Parks: Nearly a Quarter of U.S. Internet Homes Support Video, Music Piracy

New data from Parks Associates found that almost one-fourth of U.S. internet households (23%) agree that pirating content is acceptable, up from 14% in 2019.

According to the MPAA, pirated video generates upwards of 230 billion views a year, with 80% of global online piracy due to illegal streaming services. Video piracy costs the U.S. economy between almost $71 billion each year.

Specifically, more than 126 billion views of U.S.-produced TV episodes are generated every year. About 70,000 jobs a year are lost domestically due to music piracy. Illegal downloading of copyrighted materials takes up 24% of the global bandwidth.

“Almost half of pirates believe stealing content is acceptable because there are no consequences to the behavior,” Jennifer Kent, VP of research at Dallas-based Parks, said in a statement.

Parks is holding a virtual webinar on the topic Sept. 22 at 11 a.m. CT as part of the fifth annual Future of Video: OTT, Pay TV, and Digital Media.

“The session provides insights on piracy behavior and triggers and strategies to balance piracy prevention with subscriber retention and churn motivators,” Kent said.

Four Brits Sentenced to Multiyear Jail Terms for Illegally Streaming Hollywood Movies

Four British men have been sentenced a combined 4.5 years jail time for operating a website that afforded users illegal access to Hollywood movies, including Lionsgate U.K.’s The Expendables 3, before they were available in theatres.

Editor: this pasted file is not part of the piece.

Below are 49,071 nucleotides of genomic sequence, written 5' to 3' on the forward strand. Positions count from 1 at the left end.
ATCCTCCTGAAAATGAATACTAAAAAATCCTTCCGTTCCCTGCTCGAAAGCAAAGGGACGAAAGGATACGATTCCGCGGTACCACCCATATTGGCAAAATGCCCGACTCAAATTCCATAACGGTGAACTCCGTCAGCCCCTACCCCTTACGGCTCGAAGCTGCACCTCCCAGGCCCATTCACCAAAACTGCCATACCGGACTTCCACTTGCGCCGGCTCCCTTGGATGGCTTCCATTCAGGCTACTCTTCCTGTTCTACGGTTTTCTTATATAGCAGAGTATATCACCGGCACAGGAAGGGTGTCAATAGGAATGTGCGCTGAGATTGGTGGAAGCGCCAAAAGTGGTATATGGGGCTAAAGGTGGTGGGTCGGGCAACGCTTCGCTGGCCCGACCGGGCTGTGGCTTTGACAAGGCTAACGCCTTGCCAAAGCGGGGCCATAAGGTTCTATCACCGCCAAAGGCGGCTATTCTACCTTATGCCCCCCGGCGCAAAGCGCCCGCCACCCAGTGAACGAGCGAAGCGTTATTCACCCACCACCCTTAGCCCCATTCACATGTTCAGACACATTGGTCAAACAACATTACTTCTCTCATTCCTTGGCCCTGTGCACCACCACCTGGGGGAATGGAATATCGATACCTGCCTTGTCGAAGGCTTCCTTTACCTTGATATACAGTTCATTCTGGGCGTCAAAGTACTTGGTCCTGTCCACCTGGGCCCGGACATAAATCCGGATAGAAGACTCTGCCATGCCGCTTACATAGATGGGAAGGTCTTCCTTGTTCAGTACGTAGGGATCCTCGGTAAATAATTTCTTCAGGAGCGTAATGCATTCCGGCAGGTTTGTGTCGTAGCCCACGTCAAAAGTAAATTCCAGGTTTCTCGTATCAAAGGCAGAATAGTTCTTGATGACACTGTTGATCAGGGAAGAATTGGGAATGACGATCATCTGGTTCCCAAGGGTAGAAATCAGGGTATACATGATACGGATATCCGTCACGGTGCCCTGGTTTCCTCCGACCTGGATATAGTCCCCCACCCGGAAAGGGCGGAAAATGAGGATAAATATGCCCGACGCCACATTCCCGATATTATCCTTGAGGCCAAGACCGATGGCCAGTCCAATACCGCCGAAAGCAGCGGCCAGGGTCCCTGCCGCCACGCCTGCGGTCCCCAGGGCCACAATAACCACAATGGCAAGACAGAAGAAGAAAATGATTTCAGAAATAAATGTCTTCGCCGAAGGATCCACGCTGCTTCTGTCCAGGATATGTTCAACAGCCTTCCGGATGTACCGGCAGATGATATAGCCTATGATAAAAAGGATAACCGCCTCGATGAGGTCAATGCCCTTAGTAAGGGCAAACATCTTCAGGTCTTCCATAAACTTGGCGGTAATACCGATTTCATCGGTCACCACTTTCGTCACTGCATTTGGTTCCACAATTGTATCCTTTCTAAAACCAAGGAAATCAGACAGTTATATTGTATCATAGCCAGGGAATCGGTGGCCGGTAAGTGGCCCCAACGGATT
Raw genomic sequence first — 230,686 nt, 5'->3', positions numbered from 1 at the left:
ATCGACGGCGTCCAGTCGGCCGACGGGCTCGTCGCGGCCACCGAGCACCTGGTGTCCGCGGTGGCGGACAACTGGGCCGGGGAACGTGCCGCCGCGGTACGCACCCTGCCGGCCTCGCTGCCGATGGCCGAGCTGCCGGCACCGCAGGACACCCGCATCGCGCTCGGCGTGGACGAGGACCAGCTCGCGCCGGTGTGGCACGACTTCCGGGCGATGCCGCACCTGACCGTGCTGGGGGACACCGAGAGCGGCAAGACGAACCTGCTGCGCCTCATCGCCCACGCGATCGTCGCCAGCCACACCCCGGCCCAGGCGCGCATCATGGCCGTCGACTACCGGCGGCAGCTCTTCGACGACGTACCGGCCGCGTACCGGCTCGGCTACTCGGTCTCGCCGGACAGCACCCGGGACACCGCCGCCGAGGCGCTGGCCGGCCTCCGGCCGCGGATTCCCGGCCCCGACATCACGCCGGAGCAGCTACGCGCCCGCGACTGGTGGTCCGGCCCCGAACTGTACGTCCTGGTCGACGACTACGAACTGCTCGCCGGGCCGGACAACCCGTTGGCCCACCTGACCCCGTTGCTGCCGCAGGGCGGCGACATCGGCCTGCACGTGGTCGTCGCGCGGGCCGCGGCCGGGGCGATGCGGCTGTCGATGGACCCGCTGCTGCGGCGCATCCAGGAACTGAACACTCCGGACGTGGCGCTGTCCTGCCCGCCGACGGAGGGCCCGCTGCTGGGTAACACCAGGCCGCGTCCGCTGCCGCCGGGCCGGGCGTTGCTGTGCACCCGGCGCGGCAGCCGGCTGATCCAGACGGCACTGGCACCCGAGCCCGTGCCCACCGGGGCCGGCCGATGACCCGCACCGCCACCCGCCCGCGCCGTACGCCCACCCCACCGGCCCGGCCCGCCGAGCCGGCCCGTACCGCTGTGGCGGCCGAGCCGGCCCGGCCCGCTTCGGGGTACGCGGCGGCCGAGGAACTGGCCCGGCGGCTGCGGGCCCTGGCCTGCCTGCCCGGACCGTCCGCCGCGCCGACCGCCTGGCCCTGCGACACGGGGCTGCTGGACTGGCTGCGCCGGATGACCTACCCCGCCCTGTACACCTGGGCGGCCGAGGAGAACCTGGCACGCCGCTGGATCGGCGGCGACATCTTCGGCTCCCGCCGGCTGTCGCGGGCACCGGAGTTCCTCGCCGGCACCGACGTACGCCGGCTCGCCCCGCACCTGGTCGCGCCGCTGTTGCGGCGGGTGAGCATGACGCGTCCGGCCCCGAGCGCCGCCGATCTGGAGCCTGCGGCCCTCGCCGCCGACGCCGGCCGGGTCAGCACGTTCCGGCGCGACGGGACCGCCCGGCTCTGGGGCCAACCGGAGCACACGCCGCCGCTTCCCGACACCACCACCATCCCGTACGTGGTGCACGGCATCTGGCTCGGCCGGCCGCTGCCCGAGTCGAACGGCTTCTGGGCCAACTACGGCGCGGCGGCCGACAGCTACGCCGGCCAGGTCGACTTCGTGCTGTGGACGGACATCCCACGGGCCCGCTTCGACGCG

Prosecutors say the group – which included Steven Pegram (40), Mark Rollin (37), Paul Taylor (54), and Alan Stephenson (42) — defrauded Lionsgate, Warner Bros., 20th Century Fox and other studios of more than $11 million in combined box office revenue, according to the Motion Picture Association of America.

Specifically, the group hacked Lionsgate’s U.K. server in 2014 through a third-party cloud-based content management service, accessing The Expendables 3 DVD screener and other content and then posting the title on their file-sharing website,

Lionsgate estimates it lost about $2 million on the scheme. Other hacked titles included Warner Bros.’ Godzilla and 20th Century Fox’s X-Men: Days of Future Past — the two movies suffering more than $5 million in lost revenue.

“These defendants set up and ran a site which allowed users to download films for free via BitTorrent, including the Expendables 3 before its release in the cinema,”Leigh Webber, with the specialist fraud division of the U.K.’s Crown Prosecution Service, said in a statement.“All of them had a clear knowledge of what the site was used for and were well aware they were breaching the copyright of the production companies.”